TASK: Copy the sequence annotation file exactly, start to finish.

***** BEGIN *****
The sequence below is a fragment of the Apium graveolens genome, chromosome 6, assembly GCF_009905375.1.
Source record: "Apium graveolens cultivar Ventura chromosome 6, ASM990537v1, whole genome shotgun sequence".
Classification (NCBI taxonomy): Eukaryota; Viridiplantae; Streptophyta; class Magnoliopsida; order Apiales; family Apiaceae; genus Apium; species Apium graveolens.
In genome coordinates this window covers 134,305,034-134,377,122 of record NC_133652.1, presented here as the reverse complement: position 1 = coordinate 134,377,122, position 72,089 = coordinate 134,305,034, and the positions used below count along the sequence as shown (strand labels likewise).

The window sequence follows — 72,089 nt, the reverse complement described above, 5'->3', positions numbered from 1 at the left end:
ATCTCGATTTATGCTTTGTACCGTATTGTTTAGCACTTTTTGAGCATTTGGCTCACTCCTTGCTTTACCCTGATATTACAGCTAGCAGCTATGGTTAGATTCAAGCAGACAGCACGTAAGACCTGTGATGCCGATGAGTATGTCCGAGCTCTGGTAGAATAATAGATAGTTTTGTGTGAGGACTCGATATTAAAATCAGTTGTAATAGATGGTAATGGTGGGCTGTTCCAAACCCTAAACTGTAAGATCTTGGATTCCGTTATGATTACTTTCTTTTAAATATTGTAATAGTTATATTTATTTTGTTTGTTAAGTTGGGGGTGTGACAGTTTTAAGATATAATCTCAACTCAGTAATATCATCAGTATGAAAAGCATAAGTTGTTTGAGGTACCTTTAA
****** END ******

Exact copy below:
The sequence below is a fragment of the Apium graveolens genome, chromosome 6, assembly GCF_009905375.1.
Source record: "Apium graveolens cultivar Ventura chromosome 6, ASM990537v1, whole genome shotgun sequence".
Classification (NCBI taxonomy): Eukaryota; Viridiplantae; Streptophyta; class Magnoliopsida; order Apiales; family Apiaceae; genus Apium; species Apium graveolens.
In genome coordinates this window covers 134,305,034-134,377,122 of record NC_133652.1, presented here as the reverse complement: position 1 = coordinate 134,377,122, position 72,089 = coordinate 134,305,034, and the positions used below count along the sequence as shown (strand labels likewise).

The window sequence follows — 72,089 nt, the reverse complement described above, 5'->3', positions numbered from 1 at the left end:
ATCTCGATTTATGCTTTGTACCGTATTGTTTAGCACTTTTTGAGCATTTGGCTCACTCCTTGCTTTACCCTGATATTACAGCTAGCAGCTATGGTTAGATTCAAGCAGACAGCACGTAAGACCTGTGATGCCGATGAGTATGTCCGAGCTCTGGTAGAATAATAGATAGTTTTGTGTGAGGACTCGATATTAAAATCAGTTGTAATAGATGGTAATGGTGGGCTGTTCCAAACCCTAAACTGTAAGATCTTGGATTCCGTTATGATTACTTTCTTTTAAATATTGTAATAGTTATATTTATTTTGTTTGTTAAGTTGGGGGTGTGACAGTTTTAAGATATAATCTCAACTCAGTAATATCATCAGTATGAAAAGCATAAGTTGTTTGAGGTACCTTTAA